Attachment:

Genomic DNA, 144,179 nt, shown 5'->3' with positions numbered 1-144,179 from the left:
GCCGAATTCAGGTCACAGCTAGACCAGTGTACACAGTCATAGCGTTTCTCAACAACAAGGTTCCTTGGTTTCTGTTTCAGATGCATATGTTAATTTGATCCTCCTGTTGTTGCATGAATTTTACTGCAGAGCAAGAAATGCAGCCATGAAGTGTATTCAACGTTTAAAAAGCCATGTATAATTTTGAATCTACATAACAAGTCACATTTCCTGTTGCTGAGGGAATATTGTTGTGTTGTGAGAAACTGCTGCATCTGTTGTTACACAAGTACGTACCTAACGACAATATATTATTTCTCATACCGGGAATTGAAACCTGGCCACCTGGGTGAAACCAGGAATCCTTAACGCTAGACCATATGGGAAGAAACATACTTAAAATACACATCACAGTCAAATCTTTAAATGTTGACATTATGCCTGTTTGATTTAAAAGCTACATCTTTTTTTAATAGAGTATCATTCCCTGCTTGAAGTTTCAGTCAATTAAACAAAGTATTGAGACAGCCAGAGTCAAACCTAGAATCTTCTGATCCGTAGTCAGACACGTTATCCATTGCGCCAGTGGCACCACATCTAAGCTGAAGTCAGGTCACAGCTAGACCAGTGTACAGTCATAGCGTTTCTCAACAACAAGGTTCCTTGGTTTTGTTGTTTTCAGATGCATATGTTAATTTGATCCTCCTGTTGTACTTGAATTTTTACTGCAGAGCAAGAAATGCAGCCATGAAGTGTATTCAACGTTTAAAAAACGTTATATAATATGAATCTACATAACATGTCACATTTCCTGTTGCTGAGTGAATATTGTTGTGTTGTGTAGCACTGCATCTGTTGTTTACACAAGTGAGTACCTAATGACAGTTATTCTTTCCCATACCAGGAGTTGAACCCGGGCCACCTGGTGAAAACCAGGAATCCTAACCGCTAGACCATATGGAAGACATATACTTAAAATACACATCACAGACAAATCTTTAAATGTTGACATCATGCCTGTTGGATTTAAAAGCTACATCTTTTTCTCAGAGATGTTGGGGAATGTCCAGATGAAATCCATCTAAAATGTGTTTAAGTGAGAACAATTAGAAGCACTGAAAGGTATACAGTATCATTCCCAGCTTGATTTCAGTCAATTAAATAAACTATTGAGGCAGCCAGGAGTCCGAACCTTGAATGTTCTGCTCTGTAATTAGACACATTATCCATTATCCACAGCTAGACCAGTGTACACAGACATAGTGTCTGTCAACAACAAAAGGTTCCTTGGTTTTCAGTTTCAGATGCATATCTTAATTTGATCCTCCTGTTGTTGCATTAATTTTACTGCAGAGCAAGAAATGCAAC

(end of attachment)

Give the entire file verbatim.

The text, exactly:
Genomic DNA, 144,179 nt, shown 5'->3' with positions numbered 1-144,179 from the left:
GCCGAATTCAGGTCACAGCTAGACCAGTGTACACAGTCATAGCGTTTCTCAACAACAAGGTTCCTTGGTTTCTGTTTCAGATGCATATGTTAATTTGATCCTCCTGTTGTTGCATGAATTTTACTGCAGAGCAAGAAATGCAGCCATGAAGTGTATTCAACGTTTAAAAAGCCATGTATAATTTTGAATCTACATAACAAGTCACATTTCCTGTTGCTGAGGGAATATTGTTGTGTTGTGAGAAACTGCTGCATCTGTTGTTACACAAGTACGTACCTAACGACAATATATTATTTCTCATACCGGGAATTGAAACCTGGCCACCTGGGTGAAACCAGGAATCCTTAACGCTAGACCATATGGGAAGAAACATACTTAAAATACACATCACAGTCAAATCTTTAAATGTTGACATTATGCCTGTTTGATTTAAAAGCTACATCTTTTTTTAATAGAGTATCATTCCCTGCTTGAAGTTTCAGTCAATTAAACAAAGTATTGAGACAGCCAGAGTCAAACCTAGAATCTTCTGATCCGTAGTCAGACACGTTATCCATTGCGCCAGTGGCACCACATCTAAGCTGAAGTCAGGTCACAGCTAGACCAGTGTACAGTCATAGCGTTTCTCAACAACAAGGTTCCTTGGTTTTGTTGTTTTCAGATGCATATGTTAATTTGATCCTCCTGTTGTACTTGAATTTTTACTGCAGAGCAAGAAATGCAGCCATGAAGTGTATTCAACGTTTAAAAAACGTTATATAATATGAATCTACATAACATGTCACATTTCCTGTTGCTGAGTGAATATTGTTGTGTTGTGTAGCACTGCATCTGTTGTTTACACAAGTGAGTACCTAATGACAGTTATTCTTTCCCATACCAGGAGTTGAACCCGGGCCACCTGGTGAAAACCAGGAATCCTAACCGCTAGACCATATGGAAGACATATACTTAAAATACACATCACAGACAAATCTTTAAATGTTGACATCATGCCTGTTGGATTTAAAAGCTACATCTTTTTCTCAGAGATGTTGGGGAATGTCCAGATGAAATCCATCTAAAATGTGTTTAAGTGAGAACAATTAGAAGCACTGAAAGGTATACAGTATCATTCCCAGCTTGATTTCAGTCAATTAAATAAACTATTGAGGCAGCCAGGAGTCCGAACCTTGAATGTTCTGCTCTGTAATTAGACACATTATCCATTATCCACAGCTAGACCAGTGTACACAGACATAGTGTCTGTCAACAACAAAAGGTTCCTTGGTTTTCAGTTTCAGATGCATATCTTAATTTGATCCTCCTGTTGTTGCATTAATTTTACTGCAGAGCAAGAAATGCAAC